Prerequisites for economic development


WEB DESK: Addressing a seminar “Building for Tomorrow” organised by General Electric (GE) on 17th May, 2016 in Islamabad, Minister for Planning, Development and Reforms, Ahsan Iqbal asserted that the country could not achieve economic stability due to political instability, inconsistent and outdated policies and disjointed governance in the past.

He argued that those who fail to embrace change will be wiped out and those who embrace change will be the beneficiaries. “If you look at Pakistan, we have not done as bad as many of us would like us to believe. We have missed many opportunities in the past and if we summarise those missed opportunities we can attribute this story of dropped catches to three or four factors,” he added. Japan, South Korea, China, Malaysia, Taiwan, Singapore, Indonesia, Turkey and India ensured political stability and policy continuity and were able to reap the benefits. In Pakistan, we were more involved in playing political games and lost sight of economic gains.

Countries that learnt to be more competitive by enhancing productivity, better quality and fostering innovations could win the battle. Pakistan had old infrastructure as investment was not made in energy, physical or human infrastructure. While the successful countries adopted collaborative platforms for governance, Pakistan persisted with silos and disjointed platform of governance. Talking about the future, Ahsan Iqbal said the timing was right for strong investment infrastructure.

Together with long-term technology partners, Pakistan could usher in a new era of prosperity and be one of the top 25 economies of the world as envisioned under the “Vision 2025”. The China Pakistan Economic Corridor (CPEC) has improved investment profile of the country and turned Pakistan into a safe haven for billions of dollars investment. Shahid Khaqan Abbasi, Minister for Petroleum and Natural Resources, who was also present at the seminar, said that government’s efforts to strengthen the economy were reflected in a steadily rising growth rate, low inflation and increased transparency in decision-making. Progress made in the last three years was equal to 65 years of previous governments, according to him.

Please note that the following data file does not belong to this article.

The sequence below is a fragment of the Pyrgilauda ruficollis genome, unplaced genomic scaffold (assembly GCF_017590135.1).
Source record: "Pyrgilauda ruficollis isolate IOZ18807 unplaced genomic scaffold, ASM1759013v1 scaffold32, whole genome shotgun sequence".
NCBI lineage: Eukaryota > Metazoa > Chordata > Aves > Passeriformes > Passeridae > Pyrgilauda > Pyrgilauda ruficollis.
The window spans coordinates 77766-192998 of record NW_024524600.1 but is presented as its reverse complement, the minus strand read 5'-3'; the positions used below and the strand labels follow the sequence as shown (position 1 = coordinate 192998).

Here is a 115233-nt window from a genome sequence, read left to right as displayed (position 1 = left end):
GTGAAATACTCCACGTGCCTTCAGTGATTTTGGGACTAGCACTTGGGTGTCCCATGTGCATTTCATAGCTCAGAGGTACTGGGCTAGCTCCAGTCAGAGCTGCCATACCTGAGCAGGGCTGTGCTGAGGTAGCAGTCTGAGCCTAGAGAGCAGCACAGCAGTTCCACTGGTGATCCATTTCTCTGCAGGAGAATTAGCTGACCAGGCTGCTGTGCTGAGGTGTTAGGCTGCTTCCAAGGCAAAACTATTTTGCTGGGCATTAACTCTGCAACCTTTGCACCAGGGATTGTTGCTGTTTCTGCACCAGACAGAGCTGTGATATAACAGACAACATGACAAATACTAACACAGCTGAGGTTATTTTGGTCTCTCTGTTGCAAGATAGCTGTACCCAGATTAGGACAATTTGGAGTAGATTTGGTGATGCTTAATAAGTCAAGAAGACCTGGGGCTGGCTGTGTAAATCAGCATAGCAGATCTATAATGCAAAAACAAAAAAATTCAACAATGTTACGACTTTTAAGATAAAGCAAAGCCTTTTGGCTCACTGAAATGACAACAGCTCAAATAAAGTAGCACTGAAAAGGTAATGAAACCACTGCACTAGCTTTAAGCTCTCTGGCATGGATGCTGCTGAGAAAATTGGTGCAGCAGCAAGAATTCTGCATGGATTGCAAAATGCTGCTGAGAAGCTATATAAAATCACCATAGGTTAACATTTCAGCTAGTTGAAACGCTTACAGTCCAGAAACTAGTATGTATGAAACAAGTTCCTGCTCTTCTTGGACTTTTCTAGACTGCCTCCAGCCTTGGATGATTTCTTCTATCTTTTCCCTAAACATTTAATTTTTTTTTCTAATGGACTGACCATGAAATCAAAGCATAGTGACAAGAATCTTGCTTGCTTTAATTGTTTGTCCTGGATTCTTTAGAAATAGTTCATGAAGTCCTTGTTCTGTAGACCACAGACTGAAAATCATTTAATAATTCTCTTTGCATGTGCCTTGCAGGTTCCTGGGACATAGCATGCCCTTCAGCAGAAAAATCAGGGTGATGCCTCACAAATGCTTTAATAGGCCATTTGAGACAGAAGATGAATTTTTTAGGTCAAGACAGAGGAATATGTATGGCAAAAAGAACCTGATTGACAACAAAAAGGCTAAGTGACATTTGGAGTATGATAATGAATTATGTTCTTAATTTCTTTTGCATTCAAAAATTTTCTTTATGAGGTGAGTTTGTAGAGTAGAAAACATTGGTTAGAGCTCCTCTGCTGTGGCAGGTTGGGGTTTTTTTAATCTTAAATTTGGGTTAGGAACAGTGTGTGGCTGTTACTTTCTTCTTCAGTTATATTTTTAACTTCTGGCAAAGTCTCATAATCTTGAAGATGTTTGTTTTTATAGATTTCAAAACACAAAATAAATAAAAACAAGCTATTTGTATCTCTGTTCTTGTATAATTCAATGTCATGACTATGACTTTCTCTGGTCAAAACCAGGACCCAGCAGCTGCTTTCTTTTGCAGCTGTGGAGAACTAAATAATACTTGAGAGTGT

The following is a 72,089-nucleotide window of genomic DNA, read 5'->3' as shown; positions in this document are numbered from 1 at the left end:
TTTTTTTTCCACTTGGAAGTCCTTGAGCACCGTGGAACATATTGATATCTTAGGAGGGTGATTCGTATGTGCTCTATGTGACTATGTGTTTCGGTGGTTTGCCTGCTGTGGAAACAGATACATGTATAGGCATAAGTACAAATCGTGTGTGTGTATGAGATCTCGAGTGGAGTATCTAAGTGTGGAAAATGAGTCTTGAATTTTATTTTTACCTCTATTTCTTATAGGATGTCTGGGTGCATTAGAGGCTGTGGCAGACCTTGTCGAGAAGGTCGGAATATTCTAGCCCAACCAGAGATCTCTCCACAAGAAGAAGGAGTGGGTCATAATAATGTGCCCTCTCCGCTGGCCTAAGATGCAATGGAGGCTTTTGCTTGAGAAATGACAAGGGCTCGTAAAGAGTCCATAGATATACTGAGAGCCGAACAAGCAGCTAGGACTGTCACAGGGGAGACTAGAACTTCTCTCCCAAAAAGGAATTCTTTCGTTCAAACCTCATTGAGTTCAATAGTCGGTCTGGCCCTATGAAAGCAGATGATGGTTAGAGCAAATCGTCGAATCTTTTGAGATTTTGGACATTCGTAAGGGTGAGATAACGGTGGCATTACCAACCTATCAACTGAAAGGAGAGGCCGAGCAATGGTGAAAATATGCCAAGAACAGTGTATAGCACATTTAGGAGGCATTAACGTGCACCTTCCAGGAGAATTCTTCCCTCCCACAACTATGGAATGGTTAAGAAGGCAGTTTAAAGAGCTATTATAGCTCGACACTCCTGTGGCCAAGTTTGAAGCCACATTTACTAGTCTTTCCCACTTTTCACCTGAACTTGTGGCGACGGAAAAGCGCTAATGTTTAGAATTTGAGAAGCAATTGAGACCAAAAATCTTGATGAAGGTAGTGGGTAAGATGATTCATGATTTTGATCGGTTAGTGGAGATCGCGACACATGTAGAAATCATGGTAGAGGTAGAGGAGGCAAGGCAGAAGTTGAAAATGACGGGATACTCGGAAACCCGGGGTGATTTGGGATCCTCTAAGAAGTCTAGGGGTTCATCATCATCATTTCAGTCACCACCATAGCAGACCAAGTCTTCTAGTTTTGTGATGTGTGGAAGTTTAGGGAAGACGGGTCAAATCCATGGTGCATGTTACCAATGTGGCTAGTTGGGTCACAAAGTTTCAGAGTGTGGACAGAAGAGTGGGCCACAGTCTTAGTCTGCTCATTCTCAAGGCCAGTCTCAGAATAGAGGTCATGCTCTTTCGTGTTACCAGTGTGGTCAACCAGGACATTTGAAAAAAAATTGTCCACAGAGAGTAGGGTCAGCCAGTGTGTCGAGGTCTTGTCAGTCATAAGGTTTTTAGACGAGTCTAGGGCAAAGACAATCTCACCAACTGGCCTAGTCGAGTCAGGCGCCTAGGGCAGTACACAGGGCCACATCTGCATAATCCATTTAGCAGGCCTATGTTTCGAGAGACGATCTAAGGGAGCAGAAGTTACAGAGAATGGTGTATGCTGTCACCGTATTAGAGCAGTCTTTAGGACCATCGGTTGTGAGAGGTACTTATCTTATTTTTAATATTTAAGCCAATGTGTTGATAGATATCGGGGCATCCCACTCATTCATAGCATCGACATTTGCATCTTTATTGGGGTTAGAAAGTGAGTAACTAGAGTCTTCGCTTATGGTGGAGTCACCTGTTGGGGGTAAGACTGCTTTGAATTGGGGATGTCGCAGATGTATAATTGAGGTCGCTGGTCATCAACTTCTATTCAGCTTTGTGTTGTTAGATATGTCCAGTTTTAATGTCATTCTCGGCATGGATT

We feel that Ahsan Iqbal has the right credentials of a true professional and what he stated at the seminar cannot be denied. Another positive aspect of his address was that he did not try to exclude the PML (N) governments in the past from mismanaging the economy. Most of his observations seemed to have been based on his experience and educational background. Political instability and inconsistency in policies are often the root causes of economic backwardness which he amply highlighted in his address. Failure to embrace change and disjointed governance are also factors that could pull back country’s development.

However, Ahsan Iqbal seems to have missed certain peculiar characteristics which are also holding back our development potential. Some of them include the reluctance to control the burgeoning population growth rate, absence of meritocracy, widespread corruption, poor law and order and relentless confrontation with some of our neighbours. The minister may have deliberately avoided mentioning these factors so as not to discourage foreign investors from making their investment plans in the country. Besides, his optimism in the economic prospects of the country seems to be somewhat misplaced. For instance, he believes in the crucial role of innovations and infrastructure upgradation in fostering the development of a country but how these improvements could be made in Pakistan is difficult to imagine.

The government is dissaving and private sector does not have either the means or the will to save the needed amounts. As such, foreign investment could be the only source to spur investment in infrastructure but FDI was only about dollar one billion during July-April, 2016 which is a meagre amount for our requirements. The efficiency of the CPEC in sharply increasing the level of investment is yet to be tested. Innovations and advanced technologies could only be expected from well-educated and talented people but the level of education in Pakistan is very low compared to other countries and talented people available in the country are leaving for greener pastures abroad due to obvious reasons.

Also, competitiveness of the economy is often stifled when exchange rate does not guarantee competitiveness in the international market and subsidies are given to several sectors to accommodate their grievances. It is true that some of the countries as mentioned by Ahsan Iqbal were in the same league a few decades ago but their culture, work ethics, education levels, etc, are quite different from Pakistan’s which seemed to have accelerated their development process. Khaqan Abbasi’s remarks that the progress in the past three years of PML (N) government was equal to the previous 65 years, however, deserve no comment.- Business Recorder